NEW ORLEANS-With customers getting more savvy, and having higher expectations surrounding technology in general, utilities must become partners with their customers, not simply suppliers of electricity.
This was an overarching message heard during the keynote session on Tuesday at the DistribuTECH conference and exhibition.
Paul Hinnenkamp, executive vice president and chief operating officer of Entergy, said that with evolving customer expectations, there is a need to shift to providing the products and services customers want and the outcomes they desire.
In fact, this evolution continues to be refined and re-imagined, and utilities’ long-term success is dependent on the ability to provide products and services that change the lives of customers. “If this business is going to be disrupted, why don’t we disrupt it ourselves?” Hinnenkamp asked.
Philip Mezey, president and CEO of Itron, said that utility reliability and resilience, together, are the future of the electric industry. With fuel sources becoming more diverse and challenges to providing clean, reliable and affordable electricity growing (the polar vortex and forest fires being just two recent examples), utilities must focus on how they can use data in “new and interesting ways” to gain the insight needed to most effectively target problem areas and resolve difficulties.
Echoing the message of new challenges, Terence Donnelly, president and chief operating officer of Commonwealth Edison (ComEd), discussed what it used to take to succeed as a utility vs what it really means to be a utility today. In fact, in this “new era of power,” Donnelly said, “We’re not in the utility business any more.”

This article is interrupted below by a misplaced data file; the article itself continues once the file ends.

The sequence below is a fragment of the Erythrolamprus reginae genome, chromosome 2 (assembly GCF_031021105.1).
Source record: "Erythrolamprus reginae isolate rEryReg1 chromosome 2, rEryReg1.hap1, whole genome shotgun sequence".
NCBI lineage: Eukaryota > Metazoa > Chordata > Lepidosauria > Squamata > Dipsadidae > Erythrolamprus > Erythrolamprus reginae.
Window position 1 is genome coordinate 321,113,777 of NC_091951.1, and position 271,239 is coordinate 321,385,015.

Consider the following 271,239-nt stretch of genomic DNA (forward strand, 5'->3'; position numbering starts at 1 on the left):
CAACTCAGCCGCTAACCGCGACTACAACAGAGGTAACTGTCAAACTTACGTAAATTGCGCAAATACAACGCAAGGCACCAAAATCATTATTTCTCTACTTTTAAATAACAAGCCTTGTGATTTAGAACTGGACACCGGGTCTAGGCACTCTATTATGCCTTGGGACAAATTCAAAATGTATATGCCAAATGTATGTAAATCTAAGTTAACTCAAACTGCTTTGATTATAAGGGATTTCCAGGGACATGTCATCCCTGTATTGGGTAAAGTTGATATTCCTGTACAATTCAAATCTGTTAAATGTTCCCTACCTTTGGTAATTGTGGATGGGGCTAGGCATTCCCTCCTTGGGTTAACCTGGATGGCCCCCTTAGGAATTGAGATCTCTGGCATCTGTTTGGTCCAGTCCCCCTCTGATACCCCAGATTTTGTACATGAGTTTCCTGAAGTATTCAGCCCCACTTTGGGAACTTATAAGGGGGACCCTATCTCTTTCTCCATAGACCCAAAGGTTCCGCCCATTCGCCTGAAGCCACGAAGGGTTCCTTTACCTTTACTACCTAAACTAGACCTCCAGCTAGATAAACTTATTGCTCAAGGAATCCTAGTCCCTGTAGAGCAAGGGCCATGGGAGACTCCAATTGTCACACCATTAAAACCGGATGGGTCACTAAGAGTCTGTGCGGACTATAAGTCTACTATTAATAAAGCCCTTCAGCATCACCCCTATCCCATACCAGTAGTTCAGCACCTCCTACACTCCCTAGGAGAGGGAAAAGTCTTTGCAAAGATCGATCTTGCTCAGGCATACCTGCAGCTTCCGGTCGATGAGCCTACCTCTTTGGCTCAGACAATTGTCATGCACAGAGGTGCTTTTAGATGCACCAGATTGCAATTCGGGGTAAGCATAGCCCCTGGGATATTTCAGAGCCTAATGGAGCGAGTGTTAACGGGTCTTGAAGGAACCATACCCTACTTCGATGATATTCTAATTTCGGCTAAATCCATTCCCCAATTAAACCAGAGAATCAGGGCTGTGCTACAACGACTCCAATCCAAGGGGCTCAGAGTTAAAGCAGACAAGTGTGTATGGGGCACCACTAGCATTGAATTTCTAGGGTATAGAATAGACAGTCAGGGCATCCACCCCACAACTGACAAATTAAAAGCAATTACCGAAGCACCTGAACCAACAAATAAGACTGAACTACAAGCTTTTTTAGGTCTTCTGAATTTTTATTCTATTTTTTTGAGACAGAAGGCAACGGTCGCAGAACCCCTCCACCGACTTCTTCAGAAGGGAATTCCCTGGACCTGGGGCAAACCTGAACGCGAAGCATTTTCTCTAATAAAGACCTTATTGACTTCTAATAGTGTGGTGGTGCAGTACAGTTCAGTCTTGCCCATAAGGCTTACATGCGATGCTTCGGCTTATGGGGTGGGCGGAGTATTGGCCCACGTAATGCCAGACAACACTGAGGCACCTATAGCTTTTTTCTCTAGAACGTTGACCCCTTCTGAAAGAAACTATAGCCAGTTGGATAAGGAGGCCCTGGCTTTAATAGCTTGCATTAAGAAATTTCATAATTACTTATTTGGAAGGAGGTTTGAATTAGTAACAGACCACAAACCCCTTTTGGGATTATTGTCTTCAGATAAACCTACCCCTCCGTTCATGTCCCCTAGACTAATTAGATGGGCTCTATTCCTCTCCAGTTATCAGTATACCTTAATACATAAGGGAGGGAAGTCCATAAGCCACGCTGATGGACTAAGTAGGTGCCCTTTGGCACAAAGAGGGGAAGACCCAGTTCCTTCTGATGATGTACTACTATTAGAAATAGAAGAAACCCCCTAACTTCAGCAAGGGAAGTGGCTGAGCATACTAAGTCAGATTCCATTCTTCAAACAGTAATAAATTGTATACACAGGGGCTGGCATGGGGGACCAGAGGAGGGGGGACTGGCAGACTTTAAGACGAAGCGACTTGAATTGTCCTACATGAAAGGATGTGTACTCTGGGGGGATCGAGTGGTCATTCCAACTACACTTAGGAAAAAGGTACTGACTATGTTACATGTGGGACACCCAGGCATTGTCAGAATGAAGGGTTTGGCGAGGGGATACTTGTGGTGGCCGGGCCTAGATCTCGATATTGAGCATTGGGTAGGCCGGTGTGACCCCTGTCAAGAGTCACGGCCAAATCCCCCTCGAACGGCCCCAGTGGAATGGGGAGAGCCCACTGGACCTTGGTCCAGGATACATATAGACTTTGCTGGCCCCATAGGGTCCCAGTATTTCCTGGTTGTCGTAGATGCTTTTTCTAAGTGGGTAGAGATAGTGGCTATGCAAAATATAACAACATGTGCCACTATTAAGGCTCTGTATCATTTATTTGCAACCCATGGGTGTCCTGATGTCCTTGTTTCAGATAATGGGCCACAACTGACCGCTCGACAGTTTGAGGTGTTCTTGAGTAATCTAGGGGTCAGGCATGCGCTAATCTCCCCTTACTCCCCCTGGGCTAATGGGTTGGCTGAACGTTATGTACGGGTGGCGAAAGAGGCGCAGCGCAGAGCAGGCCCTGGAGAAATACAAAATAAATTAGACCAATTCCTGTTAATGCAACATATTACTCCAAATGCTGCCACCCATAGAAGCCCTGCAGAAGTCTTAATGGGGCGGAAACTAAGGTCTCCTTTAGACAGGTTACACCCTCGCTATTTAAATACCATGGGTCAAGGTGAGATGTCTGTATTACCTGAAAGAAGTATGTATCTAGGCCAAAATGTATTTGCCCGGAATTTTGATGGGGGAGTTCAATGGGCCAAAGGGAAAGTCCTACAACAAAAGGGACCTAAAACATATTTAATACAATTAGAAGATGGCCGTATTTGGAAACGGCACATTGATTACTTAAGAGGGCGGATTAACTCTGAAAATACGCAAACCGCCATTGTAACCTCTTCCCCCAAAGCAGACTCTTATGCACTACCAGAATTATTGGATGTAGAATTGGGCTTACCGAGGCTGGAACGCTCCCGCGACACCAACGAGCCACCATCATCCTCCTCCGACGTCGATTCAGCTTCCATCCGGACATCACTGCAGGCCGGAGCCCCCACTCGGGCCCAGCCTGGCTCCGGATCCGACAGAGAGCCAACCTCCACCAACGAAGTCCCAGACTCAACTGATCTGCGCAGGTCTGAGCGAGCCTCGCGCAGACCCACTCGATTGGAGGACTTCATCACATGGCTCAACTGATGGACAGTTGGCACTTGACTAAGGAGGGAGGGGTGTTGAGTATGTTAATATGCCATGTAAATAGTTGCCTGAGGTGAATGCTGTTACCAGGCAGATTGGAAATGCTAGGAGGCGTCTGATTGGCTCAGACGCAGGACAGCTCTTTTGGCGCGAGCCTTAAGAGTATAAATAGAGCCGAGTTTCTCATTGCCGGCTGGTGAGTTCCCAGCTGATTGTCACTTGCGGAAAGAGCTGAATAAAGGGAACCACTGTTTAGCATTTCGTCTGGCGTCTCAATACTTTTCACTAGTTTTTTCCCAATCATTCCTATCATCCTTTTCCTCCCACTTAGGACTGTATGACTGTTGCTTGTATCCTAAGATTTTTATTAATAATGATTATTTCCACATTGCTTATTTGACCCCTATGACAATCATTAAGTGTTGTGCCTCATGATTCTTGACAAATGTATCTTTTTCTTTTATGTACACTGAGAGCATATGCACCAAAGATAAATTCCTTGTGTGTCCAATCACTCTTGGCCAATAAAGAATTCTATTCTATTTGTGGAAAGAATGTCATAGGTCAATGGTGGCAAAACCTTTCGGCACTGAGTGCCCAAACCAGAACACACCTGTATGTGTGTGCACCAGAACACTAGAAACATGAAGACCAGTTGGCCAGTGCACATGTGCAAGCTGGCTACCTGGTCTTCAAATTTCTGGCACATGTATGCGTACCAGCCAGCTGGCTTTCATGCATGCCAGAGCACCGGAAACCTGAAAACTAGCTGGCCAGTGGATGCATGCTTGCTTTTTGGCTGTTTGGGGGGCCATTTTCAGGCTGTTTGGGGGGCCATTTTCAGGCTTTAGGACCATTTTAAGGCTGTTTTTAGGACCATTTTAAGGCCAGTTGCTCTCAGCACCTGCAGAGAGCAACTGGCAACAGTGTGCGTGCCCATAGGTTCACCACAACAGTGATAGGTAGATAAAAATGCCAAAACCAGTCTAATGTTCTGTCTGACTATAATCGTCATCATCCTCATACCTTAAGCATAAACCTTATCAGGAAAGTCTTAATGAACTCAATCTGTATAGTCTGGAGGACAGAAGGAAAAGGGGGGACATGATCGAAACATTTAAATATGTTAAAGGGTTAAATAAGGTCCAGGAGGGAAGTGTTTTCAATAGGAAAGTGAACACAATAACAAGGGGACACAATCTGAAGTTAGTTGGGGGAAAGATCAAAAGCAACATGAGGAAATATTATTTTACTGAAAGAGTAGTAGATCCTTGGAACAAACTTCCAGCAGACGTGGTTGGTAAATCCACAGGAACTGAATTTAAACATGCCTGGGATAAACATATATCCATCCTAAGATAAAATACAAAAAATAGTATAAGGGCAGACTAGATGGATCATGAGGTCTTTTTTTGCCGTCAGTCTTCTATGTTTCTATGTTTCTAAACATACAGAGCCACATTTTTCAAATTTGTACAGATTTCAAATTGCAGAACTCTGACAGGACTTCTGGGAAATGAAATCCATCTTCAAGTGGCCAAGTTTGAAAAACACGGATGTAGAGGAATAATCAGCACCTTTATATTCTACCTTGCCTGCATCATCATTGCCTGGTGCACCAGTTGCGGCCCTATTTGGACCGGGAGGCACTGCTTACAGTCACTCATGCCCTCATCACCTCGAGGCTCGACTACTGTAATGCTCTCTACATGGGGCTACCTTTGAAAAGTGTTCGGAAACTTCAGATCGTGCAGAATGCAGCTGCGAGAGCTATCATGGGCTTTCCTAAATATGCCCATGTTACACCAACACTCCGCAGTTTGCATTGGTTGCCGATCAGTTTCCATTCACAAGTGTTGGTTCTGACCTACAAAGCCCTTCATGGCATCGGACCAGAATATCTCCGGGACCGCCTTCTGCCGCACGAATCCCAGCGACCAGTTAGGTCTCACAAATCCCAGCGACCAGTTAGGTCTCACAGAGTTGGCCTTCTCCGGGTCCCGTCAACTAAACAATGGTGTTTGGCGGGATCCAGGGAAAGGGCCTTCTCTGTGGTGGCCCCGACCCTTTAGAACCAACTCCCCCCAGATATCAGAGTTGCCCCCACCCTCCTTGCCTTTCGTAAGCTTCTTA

Smart cities were a major focus for all three of these industry representatives. It starts with smart thermostats and advanced metering infrastructure (AMI), which provides extensive access to customer data that can be analyzed to build a more reliable and effective grid. Mezey pointed out that this advanced infrastructure is able to significantly cut down on the number of outage minutes. And Hinnenkamp said customer data may become the industry’s most valuable asset.
Then they extended this to the broader concept of smart cities, where gathering information from a wide variety of devices will allow the building of more efficient utilities and more livable, environmentally sustainable cities, Mezey said.
Donnelly discussed ComEd’s Bronzeville microgrid project, which is the first microgrid to serve a community in the middle of a major metropolitan city (Chicago). He called this microgrid “a backbone of a broader effort to create the community of the future” and said it is a living laboratory for smart cities technologies that respond to community needs.
Other challenges the keynote speakers discussed include decarbonization and diversifying the fuel mix, aging assets and the cost of replacement, electrification of transportation, attracting new talent and the growing threat of cybersecurity.